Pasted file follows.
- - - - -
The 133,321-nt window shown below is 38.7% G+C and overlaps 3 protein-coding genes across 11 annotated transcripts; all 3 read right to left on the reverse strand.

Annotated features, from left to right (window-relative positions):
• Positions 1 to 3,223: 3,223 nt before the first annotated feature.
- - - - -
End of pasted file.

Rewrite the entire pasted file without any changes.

The 133,321-nt window shown below is 38.7% G+C and overlaps 3 protein-coding genes across 11 annotated transcripts; all 3 read right to left on the reverse strand.

Annotated features, from left to right (window-relative positions):
• Positions 1 to 3,223: 3,223 nt before the first annotated feature.